Adulthood is like this, and my move feels a lot like this. It means the rending of old and current relationships, and thus my heart in the process. Old relationships are safe and sound, and comfortable, but hold me in the present, ultimately preventing me from breaking into the future – rather, the future that is San Francisco, chaplaincy, my ministry, and all that God holds for me out there. Adulthood means trusting that God might be calling me to make some tough decisions, asking me to move in a different direction, and even 3000 miles away from the people I call family, the community I call home, and the church that feels most comfortable and safe. Nothing about adulthood is easy, and nothing about breaking the physical bonds of safety is either; yet beyond the goodbyes lie a whole other set of hellos, new nice to meet yous, new getting to know yous. None of these will replace the old, seasoned, familiar, worn in and comfortable; they will just add to them, color them and make them more valuable and rich, and even better than before.
While I hate packing, I hate throwing things out, giving things away, and selling my things, God has placed a call on my life to go and serve, just as Christ commanded his disciples to go, serve and preach the Gospel at the last supper. I don’t necessarily get to choose where God calls, nor do I get to choose where my chosen family lies – when God calls He calls, and all I can do is hold on, pick up the packing tape, and lovingly hug those I’ve bonded with before heading off to the next stage of my life.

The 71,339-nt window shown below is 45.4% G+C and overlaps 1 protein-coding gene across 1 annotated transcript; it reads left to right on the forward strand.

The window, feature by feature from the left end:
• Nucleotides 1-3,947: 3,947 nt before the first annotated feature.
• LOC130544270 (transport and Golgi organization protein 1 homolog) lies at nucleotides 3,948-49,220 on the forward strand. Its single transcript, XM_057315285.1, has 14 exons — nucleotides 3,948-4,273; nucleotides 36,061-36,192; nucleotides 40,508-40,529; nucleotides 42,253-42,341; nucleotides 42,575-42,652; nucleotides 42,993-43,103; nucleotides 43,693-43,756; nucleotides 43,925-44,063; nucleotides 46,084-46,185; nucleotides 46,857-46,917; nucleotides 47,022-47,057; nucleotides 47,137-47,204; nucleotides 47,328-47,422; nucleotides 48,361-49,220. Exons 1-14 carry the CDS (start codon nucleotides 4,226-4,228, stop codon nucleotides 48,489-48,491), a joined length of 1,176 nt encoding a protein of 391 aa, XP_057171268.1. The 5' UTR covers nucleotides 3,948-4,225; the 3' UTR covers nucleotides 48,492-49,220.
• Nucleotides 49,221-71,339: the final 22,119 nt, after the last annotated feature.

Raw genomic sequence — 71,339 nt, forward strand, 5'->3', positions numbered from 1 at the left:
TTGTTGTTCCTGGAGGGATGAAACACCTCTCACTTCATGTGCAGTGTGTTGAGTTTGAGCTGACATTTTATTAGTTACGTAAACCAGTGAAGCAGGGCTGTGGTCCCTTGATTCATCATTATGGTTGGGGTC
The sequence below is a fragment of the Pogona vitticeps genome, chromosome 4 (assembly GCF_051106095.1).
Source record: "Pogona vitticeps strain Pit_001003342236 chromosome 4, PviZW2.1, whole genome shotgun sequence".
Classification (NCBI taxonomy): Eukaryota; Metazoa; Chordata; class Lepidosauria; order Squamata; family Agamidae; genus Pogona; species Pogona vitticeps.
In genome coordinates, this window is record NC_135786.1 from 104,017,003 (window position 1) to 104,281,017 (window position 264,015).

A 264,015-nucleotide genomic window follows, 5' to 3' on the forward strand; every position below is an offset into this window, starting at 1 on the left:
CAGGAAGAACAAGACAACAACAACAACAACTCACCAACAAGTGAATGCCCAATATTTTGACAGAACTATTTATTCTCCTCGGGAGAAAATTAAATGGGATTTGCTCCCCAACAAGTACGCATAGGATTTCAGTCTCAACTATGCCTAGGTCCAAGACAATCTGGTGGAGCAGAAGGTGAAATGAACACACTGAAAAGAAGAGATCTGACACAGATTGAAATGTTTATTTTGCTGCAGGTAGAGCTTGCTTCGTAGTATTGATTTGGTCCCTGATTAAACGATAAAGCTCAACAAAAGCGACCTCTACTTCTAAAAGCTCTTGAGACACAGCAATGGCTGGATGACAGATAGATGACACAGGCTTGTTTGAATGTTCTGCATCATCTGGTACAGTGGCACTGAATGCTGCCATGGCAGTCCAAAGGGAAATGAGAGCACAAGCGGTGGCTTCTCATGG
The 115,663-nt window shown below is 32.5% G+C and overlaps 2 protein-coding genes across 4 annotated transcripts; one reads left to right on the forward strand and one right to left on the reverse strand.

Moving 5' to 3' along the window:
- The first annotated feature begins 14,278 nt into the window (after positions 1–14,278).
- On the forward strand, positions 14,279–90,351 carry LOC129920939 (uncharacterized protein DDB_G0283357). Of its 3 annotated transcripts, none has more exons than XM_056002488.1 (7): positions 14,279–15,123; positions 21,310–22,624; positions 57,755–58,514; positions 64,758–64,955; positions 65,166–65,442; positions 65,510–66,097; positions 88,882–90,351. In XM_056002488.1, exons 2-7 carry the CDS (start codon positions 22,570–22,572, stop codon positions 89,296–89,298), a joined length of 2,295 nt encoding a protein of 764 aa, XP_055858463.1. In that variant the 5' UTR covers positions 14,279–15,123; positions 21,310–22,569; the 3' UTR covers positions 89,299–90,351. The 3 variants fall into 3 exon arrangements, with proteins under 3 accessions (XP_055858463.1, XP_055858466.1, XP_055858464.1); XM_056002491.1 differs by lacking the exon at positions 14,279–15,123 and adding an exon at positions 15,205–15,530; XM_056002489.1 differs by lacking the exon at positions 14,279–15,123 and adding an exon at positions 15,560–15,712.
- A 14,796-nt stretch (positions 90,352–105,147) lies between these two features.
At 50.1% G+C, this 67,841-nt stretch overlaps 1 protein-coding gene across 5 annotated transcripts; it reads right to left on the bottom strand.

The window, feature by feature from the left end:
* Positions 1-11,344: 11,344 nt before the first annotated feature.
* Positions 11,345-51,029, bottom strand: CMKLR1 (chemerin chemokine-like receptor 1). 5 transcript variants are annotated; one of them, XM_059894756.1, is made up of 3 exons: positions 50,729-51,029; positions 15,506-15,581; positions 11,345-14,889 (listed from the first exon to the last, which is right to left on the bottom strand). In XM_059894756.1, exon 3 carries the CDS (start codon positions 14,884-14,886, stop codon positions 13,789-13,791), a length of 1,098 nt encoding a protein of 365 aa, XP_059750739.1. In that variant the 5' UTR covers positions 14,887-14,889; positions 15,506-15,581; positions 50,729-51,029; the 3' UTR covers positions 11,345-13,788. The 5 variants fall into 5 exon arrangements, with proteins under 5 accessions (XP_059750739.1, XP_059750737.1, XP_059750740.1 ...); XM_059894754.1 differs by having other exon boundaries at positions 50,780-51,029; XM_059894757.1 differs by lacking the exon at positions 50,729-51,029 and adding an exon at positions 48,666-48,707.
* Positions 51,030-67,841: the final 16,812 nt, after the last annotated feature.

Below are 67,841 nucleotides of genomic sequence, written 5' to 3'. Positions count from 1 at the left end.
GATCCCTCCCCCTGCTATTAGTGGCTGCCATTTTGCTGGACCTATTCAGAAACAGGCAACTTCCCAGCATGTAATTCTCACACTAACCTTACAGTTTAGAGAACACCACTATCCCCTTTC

Adulthood hasn’t been easy so far, but no one ever said it would be; then again, no one ever told me it would be as amazing, wondrous, or odd, to borrow the words of Martin Copenhaver. To follow the calling of God, truly and honestly, means never fully putting down roots, but instead living by the seat of God’s pants, not my own. A theologically crude (and rather unladylike metaphor), and yet, it is perfectly fitting, since in three weeks, with only the necessities packed in the back of a truck, headed to a storage facility for a few weeks, I’ll be leaving on a jet plane for NorCal to look at places, placing my faith solely on God that this is truly in fact where I am supposed to be, not where I have desired to be since the summer of 2010, when a young 21 year old ginger-haired and freckled, naive WASPY girl from Westchester county went for the first time on her own to a land far far away to see if she was, in fact called to this thing called ministry. And to ministry, she certainly is called.
“Fight the good fight of the faith; take hold of the eternal life, to which you were called and to which you made the good confession in the presence of many witnesses. In the presence of God, who gives life to all things, and of Christ Jesus, who in his testimony before Pontius Pilate made the good confession, I charge you to keep the commandment without spot or blame until the manifestation of our Lord christ, which he will bring about at the right time – he who is the blessed and only sovereign, the king of kings and Lord of lords.” (1 Timothy 6:12-15, NRSV)